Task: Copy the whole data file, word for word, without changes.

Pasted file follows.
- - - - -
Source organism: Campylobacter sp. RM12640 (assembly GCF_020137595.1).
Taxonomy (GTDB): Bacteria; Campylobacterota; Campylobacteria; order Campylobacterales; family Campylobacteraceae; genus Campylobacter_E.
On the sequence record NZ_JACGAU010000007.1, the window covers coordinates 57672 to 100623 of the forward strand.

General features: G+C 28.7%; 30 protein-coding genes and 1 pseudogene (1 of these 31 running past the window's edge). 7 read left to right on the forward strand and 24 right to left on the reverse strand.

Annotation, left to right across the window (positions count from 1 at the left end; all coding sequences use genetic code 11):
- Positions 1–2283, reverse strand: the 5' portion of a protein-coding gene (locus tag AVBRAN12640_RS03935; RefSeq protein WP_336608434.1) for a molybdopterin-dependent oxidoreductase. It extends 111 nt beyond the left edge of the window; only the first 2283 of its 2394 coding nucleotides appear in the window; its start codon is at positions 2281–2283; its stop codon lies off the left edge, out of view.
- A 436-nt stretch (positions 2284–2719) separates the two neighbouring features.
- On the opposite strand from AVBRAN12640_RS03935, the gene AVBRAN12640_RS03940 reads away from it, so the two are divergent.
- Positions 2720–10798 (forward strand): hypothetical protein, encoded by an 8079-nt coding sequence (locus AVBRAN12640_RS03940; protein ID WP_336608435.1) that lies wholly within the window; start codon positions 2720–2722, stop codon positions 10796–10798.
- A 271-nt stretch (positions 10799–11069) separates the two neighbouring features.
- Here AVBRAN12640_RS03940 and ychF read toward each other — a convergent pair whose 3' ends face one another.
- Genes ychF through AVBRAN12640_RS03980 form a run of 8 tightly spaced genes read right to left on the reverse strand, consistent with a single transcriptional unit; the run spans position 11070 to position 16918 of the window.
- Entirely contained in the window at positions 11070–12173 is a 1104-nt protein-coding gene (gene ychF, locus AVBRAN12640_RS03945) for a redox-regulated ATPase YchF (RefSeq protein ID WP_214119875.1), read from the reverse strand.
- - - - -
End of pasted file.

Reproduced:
Source organism: Campylobacter sp. RM12640 (assembly GCF_020137595.1).
Taxonomy (GTDB): Bacteria; Campylobacterota; Campylobacteria; order Campylobacterales; family Campylobacteraceae; genus Campylobacter_E.
On the sequence record NZ_JACGAU010000007.1, the window covers coordinates 57672 to 100623 of the forward strand.

General features: G+C 28.7%; 30 protein-coding genes and 1 pseudogene (1 of these 31 running past the window's edge). 7 read left to right on the forward strand and 24 right to left on the reverse strand.

Annotation, left to right across the window (positions count from 1 at the left end; all coding sequences use genetic code 11):
- Positions 1–2283, reverse strand: the 5' portion of a protein-coding gene (locus tag AVBRAN12640_RS03935; RefSeq protein WP_336608434.1) for a molybdopterin-dependent oxidoreductase. It extends 111 nt beyond the left edge of the window; only the first 2283 of its 2394 coding nucleotides appear in the window; its start codon is at positions 2281–2283; its stop codon lies off the left edge, out of view.
- A 436-nt stretch (positions 2284–2719) separates the two neighbouring features.
- On the opposite strand from AVBRAN12640_RS03935, the gene AVBRAN12640_RS03940 reads away from it, so the two are divergent.
- Positions 2720–10798 (forward strand): hypothetical protein, encoded by an 8079-nt coding sequence (locus AVBRAN12640_RS03940; protein ID WP_336608435.1) that lies wholly within the window; start codon positions 2720–2722, stop codon positions 10796–10798.
- A 271-nt stretch (positions 10799–11069) separates the two neighbouring features.
- Here AVBRAN12640_RS03940 and ychF read toward each other — a convergent pair whose 3' ends face one another.
- Genes ychF through AVBRAN12640_RS03980 form a run of 8 tightly spaced genes read right to left on the reverse strand, consistent with a single transcriptional unit; the run spans position 11070 to position 16918 of the window.
- Entirely contained in the window at positions 11070–12173 is a 1104-nt protein-coding gene (gene ychF, locus AVBRAN12640_RS03945) for a redox-regulated ATPase YchF (RefSeq protein ID WP_214119875.1), read from the reverse strand.